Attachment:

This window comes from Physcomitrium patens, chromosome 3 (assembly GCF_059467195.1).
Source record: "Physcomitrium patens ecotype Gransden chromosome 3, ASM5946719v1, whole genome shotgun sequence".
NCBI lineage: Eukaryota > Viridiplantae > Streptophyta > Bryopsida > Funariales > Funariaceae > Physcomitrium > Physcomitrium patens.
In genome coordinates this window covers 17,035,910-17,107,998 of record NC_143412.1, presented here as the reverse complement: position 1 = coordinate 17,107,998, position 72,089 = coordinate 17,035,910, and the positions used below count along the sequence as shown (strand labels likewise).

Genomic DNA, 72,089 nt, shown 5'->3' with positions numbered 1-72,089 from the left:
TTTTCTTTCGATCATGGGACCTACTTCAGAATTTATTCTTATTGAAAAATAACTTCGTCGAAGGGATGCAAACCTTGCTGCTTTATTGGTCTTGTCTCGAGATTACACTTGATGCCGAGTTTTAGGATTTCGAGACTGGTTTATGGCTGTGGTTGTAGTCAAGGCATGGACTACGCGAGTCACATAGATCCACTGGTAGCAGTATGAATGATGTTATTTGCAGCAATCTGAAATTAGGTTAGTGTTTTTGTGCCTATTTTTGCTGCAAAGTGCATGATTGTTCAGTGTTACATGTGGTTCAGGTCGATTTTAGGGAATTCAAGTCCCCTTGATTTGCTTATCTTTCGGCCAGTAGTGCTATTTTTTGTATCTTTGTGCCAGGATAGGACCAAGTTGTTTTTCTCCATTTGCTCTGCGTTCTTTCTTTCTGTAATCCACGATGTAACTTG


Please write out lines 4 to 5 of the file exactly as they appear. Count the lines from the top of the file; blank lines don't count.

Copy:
In genome coordinates this window covers 17,035,910-17,107,998 of record NC_143412.1, presented here as the reverse complement: position 1 = coordinate 17,107,998, position 72,089 = coordinate 17,035,910, and the positions used below count along the sequence as shown (strand labels likewise).

Genomic DNA, 72,089 nt, shown 5'->3' with positions numbered 1-72,089 from the left: